The first regiment of Russia’s Strategic Rocket Force armed with the super-heavy thermonuclear-armed intercontinental-range ballistic missile (ICBM) RS-28 Sarmat (NATO designation: SS-X-30 Satan 2) is expected to deploy by 2021, according to a Russian defense industry source.
“Under the government-run program for armaments extending till 2027 Sarmat is to be produced serially starting from 2020. The first regiment armed with this missile is to enter duty in the Uzhur-based division [in 2021],” the source told state-run TASS news agency on March 2029. The Russian Ministry of Defense (MoD) has so far not publicly confirmed the deployment date.
The 62nd Missile Division (MD), currently deployed in Uzhur, is part of the 33rd Guards Missile Army, which is headquartered in Omsk in southwestern Siberia. According to the website Russian strategic nuclear forces, the 62nd MD is armed with 28 Soviet-era RS-36M2 Voyevoda (NATO designation: SS-18 Satan) ICBMs as of 2017.
According to the source, the regiment will first receive two RS-28 ICBMs, and is expected to deploy a total of six RS-28s. (Missile regiments consist of up to 10 missiles and around 400 military personnel.) The RS-36 — the current mainstay of Russia’s land-based ICBM force — will slowly be phased out beginning in the 2020s. The RS-36s are expected to stay in service until at least 2024, but their service life may be extended up to 2027 depending on the RS-28 induction schedule.
As I reported previously, the RS-28 program has encountered multiple delays and it is doubtful that the missile will be operational by 2021. Among other things, tests purportedly revealed deficiencies with the silo-based launchers. The first ejection test of the RS-28 took place in December 2017 at the Plesetsk space center.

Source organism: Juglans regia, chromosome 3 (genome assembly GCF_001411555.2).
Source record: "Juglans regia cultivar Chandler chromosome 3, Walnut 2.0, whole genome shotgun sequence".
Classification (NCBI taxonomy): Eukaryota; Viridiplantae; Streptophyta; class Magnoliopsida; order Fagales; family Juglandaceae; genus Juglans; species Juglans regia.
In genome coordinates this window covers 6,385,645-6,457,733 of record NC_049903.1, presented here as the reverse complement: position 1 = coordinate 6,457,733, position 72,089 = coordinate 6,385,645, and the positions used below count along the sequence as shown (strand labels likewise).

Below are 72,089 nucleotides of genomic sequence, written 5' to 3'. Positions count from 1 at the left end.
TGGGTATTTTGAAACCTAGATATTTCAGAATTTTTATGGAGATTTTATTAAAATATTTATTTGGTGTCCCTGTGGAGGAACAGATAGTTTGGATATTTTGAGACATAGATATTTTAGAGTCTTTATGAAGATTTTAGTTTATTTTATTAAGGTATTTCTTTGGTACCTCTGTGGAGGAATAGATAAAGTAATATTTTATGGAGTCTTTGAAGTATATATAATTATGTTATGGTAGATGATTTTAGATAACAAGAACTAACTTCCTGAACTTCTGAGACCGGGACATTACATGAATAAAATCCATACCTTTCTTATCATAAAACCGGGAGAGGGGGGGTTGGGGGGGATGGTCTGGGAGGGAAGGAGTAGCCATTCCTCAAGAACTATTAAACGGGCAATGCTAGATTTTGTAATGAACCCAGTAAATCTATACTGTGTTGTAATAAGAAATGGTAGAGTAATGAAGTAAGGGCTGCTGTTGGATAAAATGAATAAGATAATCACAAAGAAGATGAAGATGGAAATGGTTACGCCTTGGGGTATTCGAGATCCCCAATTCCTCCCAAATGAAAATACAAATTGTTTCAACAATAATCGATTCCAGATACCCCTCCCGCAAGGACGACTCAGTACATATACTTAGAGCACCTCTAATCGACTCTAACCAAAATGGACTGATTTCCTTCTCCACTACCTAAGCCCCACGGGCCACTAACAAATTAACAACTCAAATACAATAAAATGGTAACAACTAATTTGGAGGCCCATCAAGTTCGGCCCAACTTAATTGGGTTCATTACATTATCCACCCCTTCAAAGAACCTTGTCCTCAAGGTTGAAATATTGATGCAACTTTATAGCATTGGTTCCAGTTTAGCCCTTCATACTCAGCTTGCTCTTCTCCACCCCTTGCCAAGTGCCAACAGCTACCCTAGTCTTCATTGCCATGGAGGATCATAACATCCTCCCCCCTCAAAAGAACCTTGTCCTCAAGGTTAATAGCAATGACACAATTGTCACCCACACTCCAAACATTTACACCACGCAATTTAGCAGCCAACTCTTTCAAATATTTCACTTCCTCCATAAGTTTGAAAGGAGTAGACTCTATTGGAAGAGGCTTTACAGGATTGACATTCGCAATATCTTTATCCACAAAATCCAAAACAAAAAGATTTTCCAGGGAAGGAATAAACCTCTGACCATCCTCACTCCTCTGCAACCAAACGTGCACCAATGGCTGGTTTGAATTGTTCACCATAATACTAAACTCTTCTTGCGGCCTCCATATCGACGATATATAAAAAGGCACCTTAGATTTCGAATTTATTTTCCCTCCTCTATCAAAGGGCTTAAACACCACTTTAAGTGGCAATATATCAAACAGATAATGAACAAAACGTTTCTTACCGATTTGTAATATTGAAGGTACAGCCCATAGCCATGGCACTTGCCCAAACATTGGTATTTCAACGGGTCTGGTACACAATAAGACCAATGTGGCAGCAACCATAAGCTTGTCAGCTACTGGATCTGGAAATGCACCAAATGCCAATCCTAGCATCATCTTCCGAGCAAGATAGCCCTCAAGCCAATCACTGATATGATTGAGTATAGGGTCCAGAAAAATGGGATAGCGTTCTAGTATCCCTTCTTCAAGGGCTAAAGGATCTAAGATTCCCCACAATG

Only one other test of the new ICBM occurred, according to publicly available information. “So far, we know of one single test of the new weapon system. In August 2016, the Sarmat’s first stage engine, named PDU-99, was tested. Analysts believe that the engine is a modified version of the RD-274 liquid rocket engine used on the RS-36M ICBMs. However, it is unclear whether the test was successful or not,” I reported in January 2017.
In a previous report, I described some of the missile’s technical characteristics:
The Sarmat can reportedly carry [around] 10 heavy lighter warheads. The new ICBM can allegedly also be fitted with a new [hypersonic boost-glide warhead], the YU-71, currently in development under the secret Project 4202. (…) The YU-71 is a warhead purportedly capable of penetrating any Western missile defense system. (…) Each warhead [allegedly] has an explosive yield of up to 750 kilotons.
Russian President Vladimir Putin revealed the existence of a new hypersonic boost-glide warhead, dubbed Avangard (Vanguard in English), during his annual State of the Union address on March 1, claiming that it had already entered serial production and will be ready for induction by 2019. Yet, as I explained: “[T]he U.S. intelligence community noted in 2017 that China’s HGV warhead, the DF-17, will be the first to see operational deployment anywhere, implicitly suggesting that the Avangard will probably not make the 2019 deployment.”
The RSS-28 will likely be fitted with three to five Avangard warheads.